Women in the Shadows of the Supreme Court
Published by: NYU Press
304 pages, 6.00 x 9.00 in, 15 black and white images
- ISBN: 9781479895915
- Published: May 2020
The inspiring and previously untold history of the women considered—but not selected—for the US Supreme Court
In 1981, after almost two centuries of exclusively male appointments, Sandra Day O’Connor became the first female Supreme Court Justice of the United States, a significant historical moment and a symbolic triumph for supporters of women’s rights. Most do not know, however, about the remarkable women shortlisted for the Supreme Court in the decades before O’Connor’s success.
Since the 1930s, nine women were formally considered for a seat on the Supreme Court, but were ultimately passed over. Shortlisted gives them the recognition they deserve. Award-winning scholars Renee Knake Jefferson and Hannah Brenner Johnson rely on previously unpublished materials to illustrate the professional and personal lives of these accomplished women. From Florence Allen, the first woman judge in Ohio, and the first to appear on a president’s list for the Court, to Cornelia Kennedy, the first woman to serve as chief judge of a US district court, shortlisted by Ford, Nixon, and Reagan, Shortlisted shares the often overlooked stories of those who paved the way for women’s representation throughout the legal profession and beyond.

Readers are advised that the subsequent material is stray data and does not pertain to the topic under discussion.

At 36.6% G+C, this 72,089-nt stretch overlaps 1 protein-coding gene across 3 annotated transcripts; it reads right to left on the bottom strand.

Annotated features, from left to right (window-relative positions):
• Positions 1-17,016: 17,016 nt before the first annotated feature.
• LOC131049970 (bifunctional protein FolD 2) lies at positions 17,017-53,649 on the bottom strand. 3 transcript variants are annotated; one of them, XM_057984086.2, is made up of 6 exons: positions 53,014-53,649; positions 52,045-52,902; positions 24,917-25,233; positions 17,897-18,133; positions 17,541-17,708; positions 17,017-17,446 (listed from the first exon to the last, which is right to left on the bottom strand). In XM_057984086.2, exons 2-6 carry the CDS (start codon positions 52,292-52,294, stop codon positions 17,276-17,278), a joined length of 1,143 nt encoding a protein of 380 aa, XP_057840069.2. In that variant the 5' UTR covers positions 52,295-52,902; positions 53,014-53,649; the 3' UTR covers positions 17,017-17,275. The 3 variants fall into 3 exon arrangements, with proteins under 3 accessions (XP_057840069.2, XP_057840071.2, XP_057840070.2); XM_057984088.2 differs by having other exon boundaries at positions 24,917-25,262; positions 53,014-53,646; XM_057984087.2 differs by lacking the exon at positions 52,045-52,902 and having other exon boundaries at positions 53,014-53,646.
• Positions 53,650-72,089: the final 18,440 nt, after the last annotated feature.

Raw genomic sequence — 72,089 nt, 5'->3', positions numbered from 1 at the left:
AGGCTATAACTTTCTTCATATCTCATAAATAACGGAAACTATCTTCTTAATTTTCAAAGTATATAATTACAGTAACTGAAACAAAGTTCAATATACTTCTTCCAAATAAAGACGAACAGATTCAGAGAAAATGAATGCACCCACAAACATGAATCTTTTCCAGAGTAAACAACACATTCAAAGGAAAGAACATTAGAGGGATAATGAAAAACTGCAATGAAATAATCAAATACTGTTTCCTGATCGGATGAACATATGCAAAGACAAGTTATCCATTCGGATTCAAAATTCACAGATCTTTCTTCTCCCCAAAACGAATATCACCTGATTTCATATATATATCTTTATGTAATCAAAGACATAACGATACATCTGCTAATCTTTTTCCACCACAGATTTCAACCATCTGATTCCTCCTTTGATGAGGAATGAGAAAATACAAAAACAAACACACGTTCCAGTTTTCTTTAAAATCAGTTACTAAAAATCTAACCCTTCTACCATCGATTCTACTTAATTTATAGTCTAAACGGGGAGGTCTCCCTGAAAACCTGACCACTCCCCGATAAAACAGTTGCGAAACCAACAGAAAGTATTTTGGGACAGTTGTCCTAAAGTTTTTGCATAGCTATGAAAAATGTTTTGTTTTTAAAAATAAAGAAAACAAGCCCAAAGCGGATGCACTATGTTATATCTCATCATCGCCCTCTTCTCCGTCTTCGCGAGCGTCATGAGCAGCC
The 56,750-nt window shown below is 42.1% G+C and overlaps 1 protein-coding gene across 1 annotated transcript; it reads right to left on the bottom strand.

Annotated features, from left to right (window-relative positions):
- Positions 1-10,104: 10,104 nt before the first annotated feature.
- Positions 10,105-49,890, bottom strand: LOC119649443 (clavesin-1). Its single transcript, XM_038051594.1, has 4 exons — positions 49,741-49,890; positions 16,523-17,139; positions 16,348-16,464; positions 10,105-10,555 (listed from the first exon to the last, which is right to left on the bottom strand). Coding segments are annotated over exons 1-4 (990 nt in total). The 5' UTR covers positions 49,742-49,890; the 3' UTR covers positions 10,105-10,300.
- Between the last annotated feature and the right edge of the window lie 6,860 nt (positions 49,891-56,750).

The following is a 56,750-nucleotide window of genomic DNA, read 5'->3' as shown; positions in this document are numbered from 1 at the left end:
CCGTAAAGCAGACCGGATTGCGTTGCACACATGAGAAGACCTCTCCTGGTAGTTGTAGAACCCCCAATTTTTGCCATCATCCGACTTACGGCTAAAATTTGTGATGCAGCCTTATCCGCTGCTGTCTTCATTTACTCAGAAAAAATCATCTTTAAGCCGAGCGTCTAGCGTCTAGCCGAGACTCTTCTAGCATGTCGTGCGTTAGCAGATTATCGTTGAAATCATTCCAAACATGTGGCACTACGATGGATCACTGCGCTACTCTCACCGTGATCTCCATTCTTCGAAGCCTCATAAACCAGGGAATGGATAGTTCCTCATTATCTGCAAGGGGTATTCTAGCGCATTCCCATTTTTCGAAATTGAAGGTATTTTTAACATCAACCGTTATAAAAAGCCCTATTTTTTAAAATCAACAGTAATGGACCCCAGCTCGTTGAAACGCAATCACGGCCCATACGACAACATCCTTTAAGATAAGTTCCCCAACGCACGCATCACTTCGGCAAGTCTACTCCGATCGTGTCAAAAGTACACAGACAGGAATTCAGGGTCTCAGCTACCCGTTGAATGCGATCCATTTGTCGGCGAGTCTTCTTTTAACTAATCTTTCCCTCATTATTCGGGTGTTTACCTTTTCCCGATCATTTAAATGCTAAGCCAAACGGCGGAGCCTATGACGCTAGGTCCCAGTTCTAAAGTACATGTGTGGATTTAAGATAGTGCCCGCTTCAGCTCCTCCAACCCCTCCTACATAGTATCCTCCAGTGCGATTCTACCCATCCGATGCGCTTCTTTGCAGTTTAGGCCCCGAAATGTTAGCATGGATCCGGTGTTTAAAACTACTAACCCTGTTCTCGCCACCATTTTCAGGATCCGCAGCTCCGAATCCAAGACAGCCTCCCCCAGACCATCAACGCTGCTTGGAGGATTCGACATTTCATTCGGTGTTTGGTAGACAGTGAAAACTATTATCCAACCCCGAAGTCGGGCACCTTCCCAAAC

In addition to filling a notable historical gap, the book exposes the harms of shortlisting—it reveals how adding qualified female candidates to a list but passing over them ultimately creates the appearance of diversity while preserving the status quo. With the stories of these nine exemplary women as a framework, Shortlisted offers all women a valuable set of strategies for upending the injustices that still endure. It is a must-read for those vying for positions of power as well as for those who select them.
"This is a major contribution to the story of women lawyers. The authors study women whose trajectories were never before systematically examined - women shortlisted for the Supreme Court. What they describe is all the more remarkable because it involves remarkable women – portraying women in gendered and unfavorable ways; emphasizing diversity by putting women on shortlists, but not selecting them; saving a seat for certain groups but not for women. It sounds so familiar in other contexts, but it is shocking in this one. The message is clear and troubling: If women who are the elite of the profession can be treated shabbily, we have much more to do." ~Hon. Nancy Gertner, U.S.D.Ct. Judge (Ret.)
"[Shortlisted] tells the political and personal sagas of women publicly considered for appointment to the Supreme Court but never actually nominated by a president... With fresh research, the authors effectively humanize the women who never received the nominations they deserved." ~Kirkus Reviews